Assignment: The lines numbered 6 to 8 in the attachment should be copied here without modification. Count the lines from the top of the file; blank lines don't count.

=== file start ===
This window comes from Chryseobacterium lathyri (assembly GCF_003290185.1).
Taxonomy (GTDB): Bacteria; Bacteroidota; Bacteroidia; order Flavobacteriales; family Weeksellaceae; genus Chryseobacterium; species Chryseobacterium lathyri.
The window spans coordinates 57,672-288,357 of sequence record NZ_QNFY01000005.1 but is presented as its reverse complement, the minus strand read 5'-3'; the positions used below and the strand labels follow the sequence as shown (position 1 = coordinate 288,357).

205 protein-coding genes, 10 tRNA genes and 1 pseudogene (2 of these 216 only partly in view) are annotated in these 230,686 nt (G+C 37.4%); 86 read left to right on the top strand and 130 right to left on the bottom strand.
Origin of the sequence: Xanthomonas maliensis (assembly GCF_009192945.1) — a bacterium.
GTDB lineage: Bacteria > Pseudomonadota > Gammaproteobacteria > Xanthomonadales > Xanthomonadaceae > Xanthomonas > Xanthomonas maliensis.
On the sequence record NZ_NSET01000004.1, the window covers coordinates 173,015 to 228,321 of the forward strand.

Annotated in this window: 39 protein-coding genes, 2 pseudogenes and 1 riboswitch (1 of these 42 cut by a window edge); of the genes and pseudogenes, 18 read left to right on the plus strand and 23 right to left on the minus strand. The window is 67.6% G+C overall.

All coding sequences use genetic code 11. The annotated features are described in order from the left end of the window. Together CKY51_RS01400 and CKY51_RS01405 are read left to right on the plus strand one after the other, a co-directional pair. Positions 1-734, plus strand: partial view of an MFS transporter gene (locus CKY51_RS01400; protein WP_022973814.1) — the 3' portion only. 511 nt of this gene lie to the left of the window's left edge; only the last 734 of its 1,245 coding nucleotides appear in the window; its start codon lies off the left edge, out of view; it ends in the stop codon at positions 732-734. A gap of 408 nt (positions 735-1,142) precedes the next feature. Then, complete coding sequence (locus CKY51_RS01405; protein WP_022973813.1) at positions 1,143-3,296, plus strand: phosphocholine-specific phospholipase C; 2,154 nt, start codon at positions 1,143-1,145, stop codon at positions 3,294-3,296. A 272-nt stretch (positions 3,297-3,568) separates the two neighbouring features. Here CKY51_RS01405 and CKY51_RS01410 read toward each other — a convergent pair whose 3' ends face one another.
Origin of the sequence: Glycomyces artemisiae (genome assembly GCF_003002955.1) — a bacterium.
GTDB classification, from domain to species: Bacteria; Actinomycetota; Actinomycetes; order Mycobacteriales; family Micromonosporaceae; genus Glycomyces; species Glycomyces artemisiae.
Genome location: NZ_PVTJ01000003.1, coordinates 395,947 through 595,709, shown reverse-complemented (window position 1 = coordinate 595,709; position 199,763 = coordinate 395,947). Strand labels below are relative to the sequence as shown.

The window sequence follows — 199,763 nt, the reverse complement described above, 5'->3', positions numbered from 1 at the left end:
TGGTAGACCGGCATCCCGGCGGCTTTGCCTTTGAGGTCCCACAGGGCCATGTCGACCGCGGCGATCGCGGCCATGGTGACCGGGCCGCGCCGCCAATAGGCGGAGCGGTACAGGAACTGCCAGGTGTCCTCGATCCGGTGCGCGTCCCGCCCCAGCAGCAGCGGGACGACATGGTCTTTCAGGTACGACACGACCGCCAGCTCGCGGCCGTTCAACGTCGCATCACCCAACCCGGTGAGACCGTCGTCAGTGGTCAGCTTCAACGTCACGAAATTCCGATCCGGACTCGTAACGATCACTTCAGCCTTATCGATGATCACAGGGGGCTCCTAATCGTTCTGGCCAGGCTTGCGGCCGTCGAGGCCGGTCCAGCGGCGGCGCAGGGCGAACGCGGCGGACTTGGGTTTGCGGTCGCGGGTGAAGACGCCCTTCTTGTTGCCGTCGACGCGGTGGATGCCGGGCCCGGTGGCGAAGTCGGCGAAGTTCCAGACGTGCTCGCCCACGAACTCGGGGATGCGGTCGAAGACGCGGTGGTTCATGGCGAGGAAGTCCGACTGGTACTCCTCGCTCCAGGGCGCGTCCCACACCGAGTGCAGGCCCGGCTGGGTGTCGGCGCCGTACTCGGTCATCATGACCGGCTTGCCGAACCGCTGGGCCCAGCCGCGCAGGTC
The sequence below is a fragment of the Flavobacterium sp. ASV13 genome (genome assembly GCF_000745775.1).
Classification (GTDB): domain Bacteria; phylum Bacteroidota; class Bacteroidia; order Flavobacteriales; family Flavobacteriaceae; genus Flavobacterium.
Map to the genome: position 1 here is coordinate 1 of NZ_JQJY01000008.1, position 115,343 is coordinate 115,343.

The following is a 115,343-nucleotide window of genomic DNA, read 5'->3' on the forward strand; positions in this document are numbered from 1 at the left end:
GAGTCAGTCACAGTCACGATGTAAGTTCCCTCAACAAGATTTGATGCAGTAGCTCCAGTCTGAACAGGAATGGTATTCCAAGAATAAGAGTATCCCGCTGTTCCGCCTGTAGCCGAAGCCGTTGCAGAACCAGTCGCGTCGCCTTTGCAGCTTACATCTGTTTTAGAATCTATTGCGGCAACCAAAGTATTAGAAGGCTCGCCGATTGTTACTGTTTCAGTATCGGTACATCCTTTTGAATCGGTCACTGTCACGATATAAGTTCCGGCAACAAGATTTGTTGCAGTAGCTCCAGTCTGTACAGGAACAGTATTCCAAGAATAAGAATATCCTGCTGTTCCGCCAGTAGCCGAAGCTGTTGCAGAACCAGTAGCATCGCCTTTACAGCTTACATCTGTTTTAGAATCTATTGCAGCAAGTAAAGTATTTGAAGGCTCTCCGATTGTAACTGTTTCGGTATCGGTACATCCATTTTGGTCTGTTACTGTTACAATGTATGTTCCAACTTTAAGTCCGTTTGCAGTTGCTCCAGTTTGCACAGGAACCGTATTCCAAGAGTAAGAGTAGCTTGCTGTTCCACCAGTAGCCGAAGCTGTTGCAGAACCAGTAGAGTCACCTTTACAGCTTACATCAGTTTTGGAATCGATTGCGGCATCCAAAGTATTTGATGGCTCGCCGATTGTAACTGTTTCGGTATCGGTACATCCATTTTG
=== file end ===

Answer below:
GTDB lineage: Bacteria > Pseudomonadota > Gammaproteobacteria > Xanthomonadales > Xanthomonadaceae > Xanthomonas > Xanthomonas maliensis.
On the sequence record NZ_NSET01000004.1, the window covers coordinates 173,015 to 228,321 of the forward strand.

Annotated in this window: 39 protein-coding genes, 2 pseudogenes and 1 riboswitch (1 of these 42 cut by a window edge); of the genes and pseudogenes, 18 read left to right on the plus strand and 23 right to left on the minus strand. The window is 67.6% G+C overall.